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Space Bat

spacebat.pngThe space shuttle Discovery launched from Cape Canaveral on Sunday with a stowaway -a bat hanging on the outside of the external fuel tank! NASA had hoped the little guy would fly away before launch, but he held on, even after the engines roared, and held on at least as far as observers could follow.

"He did change the direction he was pointing from time to time throughout countdown but ultimately never flew away," states a NASA memo obtained by SPACE.com. "Infrared imagery shows he was alive and not frozen like many would think ... Liftoff imagery analysis confirmed that he held on until at least the vehicle cleared [the] tower before we lost sight of him."

Officials at NASA's Kennedy Space Center in Cape Canaveral, Fla., where Discovery launched from a seaside pad, said the bat's outlook after launch appears grim.

"Based on images and video, a wildlife expert who provides support to the center said the small creature was a free tail bat that likely had a broken left wing and some problem with its right shoulder or wrist," NASA officials said Tuesday. "The animal likely perished quickly during Discovery's climb into orbit."

There were mournful reactions across the internet. Some speculated that the bat with the broken wing dreamed of flying again, and therefore achieved his wish. Others lauded the bat for flying further than any other bat. He will go down in bat history for his bravery and stubbornness. In any case, he left this world in grand style. It wasn't long before a tribute was produced.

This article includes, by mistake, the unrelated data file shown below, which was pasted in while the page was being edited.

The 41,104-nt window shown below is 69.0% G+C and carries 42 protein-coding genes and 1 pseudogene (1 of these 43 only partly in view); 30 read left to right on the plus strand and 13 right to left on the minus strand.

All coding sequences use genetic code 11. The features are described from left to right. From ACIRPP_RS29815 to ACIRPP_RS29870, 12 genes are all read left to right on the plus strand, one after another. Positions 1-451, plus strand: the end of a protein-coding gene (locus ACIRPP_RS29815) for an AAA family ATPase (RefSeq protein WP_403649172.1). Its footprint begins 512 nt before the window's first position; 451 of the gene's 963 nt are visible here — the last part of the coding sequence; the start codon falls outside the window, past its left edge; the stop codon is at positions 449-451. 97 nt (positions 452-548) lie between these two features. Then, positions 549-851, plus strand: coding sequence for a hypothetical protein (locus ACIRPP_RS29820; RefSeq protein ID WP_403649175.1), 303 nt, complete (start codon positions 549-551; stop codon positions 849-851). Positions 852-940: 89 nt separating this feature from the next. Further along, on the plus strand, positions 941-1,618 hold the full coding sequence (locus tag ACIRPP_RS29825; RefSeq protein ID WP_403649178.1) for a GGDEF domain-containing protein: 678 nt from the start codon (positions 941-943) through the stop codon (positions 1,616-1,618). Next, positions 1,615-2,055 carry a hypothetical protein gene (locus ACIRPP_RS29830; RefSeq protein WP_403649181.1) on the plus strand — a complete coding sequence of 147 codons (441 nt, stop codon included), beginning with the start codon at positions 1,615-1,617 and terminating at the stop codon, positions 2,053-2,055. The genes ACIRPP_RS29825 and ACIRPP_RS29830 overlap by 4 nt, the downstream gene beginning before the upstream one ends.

(via Neatorama)

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6 Comments

...on that glorious day in March 2009, Space Bat went higher, farther, and faster than any other Bat.

said Jonniewalker on March 19, 2009 10:18 PM.

There was a demon that lived in the air. They said which ever Bat challenged him would die. Their ears would freeze up, their wings would buffet wildly, and they would disintegrate. The demon lived at Mach 1 on the meter, seven hundred and fifty miles an hour, where the air could no longer move out of the way. He lived behind a barrier through which they said no man could ever pass. They called it the sound barrier.

said Jonniewalker on March 19, 2009 10:19 PM.

I'll admit it. I teared up a little when I read that he died. The story reads like a sadistic kid's book--you know, the ones that get you all attached to the animal and tell you the story of how he did something great and then, oh, yeah, by the way, he died. The end. Good night.

Doesn't NASA have a ladder? Or a broomstick?

said Jess on March 20, 2009 4:54 PM.

no, no broomsticks or ladders anymore at Nasa. Blame it on the economy

said PatZ on March 25, 2009 11:29 AM.

wow talk about a slow news day.

said dr. french on March 25, 2009 8:19 PM.

www.iamspacebat.com

I'm actually alive and on my way to Mars.

said spacebat on April 9, 2009 3:18 PM.
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